The Longer version…

          Other than conservation and leak detection, which clearly form part of the path forwards, I have a hard time thinking of a less impactful way of accessing more treated water in times of need than a gravity-fed system that benefits from an existing ecosystem service (lake water storage), and maximizes existing treatment and distribution infrastructure.

The immediate challenge of our situation of course stems from the twin drivers of Growth (Population x Consumption) and Climate Change. I attended a workshop the other that where the speaker presented the metaphor that if Climate Change were a shark, then water would be its teeth.

            We are currently relying on a dam that was built to its current height in 1978.       Many committed community members worked very hard to establish Tetrahedron Provincial Park that in 1995. That designation has served an important function in protecting the headwaters of the Chapman Community Watershed and the Park’s other ecosystem services. The Park’s 1997 Management plan makes mention early and in several places of the need to anticipate future population growth in the management of the Chapman watershed within the Park. Not having been there at the time, I am conscious that these observations are presented out of context.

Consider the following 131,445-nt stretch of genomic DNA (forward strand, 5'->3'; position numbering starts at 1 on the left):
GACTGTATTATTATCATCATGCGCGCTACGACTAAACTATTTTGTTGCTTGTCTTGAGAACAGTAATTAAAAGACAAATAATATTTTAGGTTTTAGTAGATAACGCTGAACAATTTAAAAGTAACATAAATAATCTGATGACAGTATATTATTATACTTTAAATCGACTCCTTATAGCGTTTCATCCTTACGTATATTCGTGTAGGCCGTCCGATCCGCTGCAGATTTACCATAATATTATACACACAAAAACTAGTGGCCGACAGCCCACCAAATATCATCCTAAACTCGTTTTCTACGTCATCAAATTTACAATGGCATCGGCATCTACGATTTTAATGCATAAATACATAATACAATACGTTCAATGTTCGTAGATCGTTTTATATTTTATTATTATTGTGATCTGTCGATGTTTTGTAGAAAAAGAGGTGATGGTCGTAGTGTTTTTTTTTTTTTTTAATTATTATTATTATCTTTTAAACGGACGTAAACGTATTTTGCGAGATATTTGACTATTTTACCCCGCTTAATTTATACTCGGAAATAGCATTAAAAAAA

The Plan also speaks of an advisory committee, the need for impact assessments, public process, and potentially a different regulatory designation to authorize the SCRD to managed the watersheds within the Park, some of which happened, and some of which didn’t. These observations are made only to point out that the day when discussion of the need to increase the supply drawn from Chapman Lake was anticipated at the time of the establishment of the Park. Climate Change has brought it to fruition earlier than anticipated.

The Park Management Plan can be found here: http://www.env.gov.bc.ca/bcparks/planning/mgmtplns/tetrahed/tetra_mp.pdf?v=1467348911256

I do have some concern with some of the discussion about aquifers as alternate sources, as though they were a silver bullet solution that will have little ecological impact. The impact of aquifer drawdown is difficult to quantify on the surrounding ecosystem.    As the link between surfacewater and groundwater is only slowly being better understood, we must still proceed with caution and humility around elements that we cannot see or measure as effectively as surface water.

            The Board is committed to meaningful consultation with the shishalh First Nation. There are appropriate avenues for that consultation. I would caution that it is not appropriate for those of us in the “settler” community to insert the Nation’s leadership into discussions on this issue on anything but the Nation’s own terms. This personal opinion is rooted in the need to reconcile our shared history, and stems from the Nation’s own Strategic Land Use Plan.  That plan designates the Chapman Creek Watershed as a Conservation Area and Lower Chapman Creek as a Cultural Emphasis Area. http://www.shishalh.com/docuploads/forms-and-applications/A-Strategic-Land-Use-Plan-for-the-sh–sh–lh-Nation-1416417270-1.pdf The shishálh were the first people to build water infrastructure, a flume, in the watershed.